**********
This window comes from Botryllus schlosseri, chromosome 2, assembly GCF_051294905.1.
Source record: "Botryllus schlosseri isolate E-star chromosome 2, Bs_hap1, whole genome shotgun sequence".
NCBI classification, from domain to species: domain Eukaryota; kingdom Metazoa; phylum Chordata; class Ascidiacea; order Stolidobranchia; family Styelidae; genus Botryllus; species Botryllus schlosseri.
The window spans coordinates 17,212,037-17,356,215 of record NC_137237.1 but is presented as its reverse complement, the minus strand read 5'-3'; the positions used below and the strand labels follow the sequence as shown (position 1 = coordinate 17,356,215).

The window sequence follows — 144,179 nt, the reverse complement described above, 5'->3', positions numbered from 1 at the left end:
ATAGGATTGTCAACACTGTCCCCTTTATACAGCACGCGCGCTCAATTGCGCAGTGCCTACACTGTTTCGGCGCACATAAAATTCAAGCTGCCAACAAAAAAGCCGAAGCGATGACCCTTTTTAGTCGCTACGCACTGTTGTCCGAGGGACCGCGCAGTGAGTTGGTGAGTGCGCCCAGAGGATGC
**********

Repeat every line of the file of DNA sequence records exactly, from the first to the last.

This window comes from Botryllus schlosseri, chromosome 2, assembly GCF_051294905.1.
Source record: "Botryllus schlosseri isolate E-star chromosome 2, Bs_hap1, whole genome shotgun sequence".
NCBI classification, from domain to species: domain Eukaryota; kingdom Metazoa; phylum Chordata; class Ascidiacea; order Stolidobranchia; family Styelidae; genus Botryllus; species Botryllus schlosseri.
The window spans coordinates 17,212,037-17,356,215 of record NC_137237.1 but is presented as its reverse complement, the minus strand read 5'-3'; the positions used below and the strand labels follow the sequence as shown (position 1 = coordinate 17,356,215).

The window sequence follows — 144,179 nt, the reverse complement described above, 5'->3', positions numbered from 1 at the left end:
ATAGGATTGTCAACACTGTCCCCTTTATACAGCACGCGCGCTCAATTGCGCAGTGCCTACACTGTTTCGGCGCACATAAAATTCAAGCTGCCAACAAAAAAGCCGAAGCGATGACCCTTTTTAGTCGCTACGCACTGTTGTCCGAGGGACCGCGCAGTGAGTTGGTGAGTGCGCCCAGAGGATGC